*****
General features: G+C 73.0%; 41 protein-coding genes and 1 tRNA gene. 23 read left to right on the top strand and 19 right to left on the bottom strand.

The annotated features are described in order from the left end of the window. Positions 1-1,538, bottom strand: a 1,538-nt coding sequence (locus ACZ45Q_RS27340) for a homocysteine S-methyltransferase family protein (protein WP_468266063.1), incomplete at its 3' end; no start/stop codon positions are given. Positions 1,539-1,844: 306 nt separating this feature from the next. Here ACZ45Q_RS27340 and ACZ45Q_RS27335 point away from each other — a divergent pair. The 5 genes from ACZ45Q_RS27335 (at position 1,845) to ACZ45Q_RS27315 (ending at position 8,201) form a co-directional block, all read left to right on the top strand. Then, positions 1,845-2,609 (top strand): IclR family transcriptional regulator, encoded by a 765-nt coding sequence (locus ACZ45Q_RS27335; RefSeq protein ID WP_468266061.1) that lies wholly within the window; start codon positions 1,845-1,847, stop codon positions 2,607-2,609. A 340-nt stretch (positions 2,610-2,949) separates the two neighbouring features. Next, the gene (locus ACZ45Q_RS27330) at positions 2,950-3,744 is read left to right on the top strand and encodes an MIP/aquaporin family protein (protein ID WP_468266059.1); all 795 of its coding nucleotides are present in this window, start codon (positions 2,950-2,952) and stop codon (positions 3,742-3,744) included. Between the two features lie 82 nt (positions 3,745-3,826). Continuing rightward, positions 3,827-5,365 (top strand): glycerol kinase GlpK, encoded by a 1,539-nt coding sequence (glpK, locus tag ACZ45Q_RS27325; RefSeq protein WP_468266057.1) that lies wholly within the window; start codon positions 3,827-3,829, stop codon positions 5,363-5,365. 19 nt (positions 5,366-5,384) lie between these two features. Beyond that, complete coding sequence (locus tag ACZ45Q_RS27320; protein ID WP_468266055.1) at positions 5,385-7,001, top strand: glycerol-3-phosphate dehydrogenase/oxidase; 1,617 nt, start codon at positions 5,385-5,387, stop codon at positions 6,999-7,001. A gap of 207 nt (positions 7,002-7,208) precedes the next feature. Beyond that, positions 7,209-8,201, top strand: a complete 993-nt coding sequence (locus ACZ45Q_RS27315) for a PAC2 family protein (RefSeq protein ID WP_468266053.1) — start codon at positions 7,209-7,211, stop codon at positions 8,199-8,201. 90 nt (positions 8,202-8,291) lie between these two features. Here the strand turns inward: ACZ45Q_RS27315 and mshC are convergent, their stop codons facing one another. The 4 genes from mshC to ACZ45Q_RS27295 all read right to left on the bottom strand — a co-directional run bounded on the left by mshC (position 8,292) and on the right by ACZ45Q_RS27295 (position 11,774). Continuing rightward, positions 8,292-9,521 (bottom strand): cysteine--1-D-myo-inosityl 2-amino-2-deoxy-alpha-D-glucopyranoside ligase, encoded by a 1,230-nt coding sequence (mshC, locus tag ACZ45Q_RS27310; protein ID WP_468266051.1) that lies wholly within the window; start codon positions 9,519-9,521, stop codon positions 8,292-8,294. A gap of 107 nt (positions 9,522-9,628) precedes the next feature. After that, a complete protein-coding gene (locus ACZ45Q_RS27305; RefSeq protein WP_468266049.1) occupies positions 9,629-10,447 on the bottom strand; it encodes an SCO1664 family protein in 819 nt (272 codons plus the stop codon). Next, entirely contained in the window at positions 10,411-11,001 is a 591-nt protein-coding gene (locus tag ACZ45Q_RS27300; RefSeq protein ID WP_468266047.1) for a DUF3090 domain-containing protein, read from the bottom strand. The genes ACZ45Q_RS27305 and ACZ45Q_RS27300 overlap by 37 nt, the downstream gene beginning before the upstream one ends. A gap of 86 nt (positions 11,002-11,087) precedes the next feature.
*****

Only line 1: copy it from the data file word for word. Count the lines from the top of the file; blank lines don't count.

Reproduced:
General features: G+C 73.0%; 41 protein-coding genes and 1 tRNA gene. 23 read left to right on the top strand and 19 right to left on the bottom strand.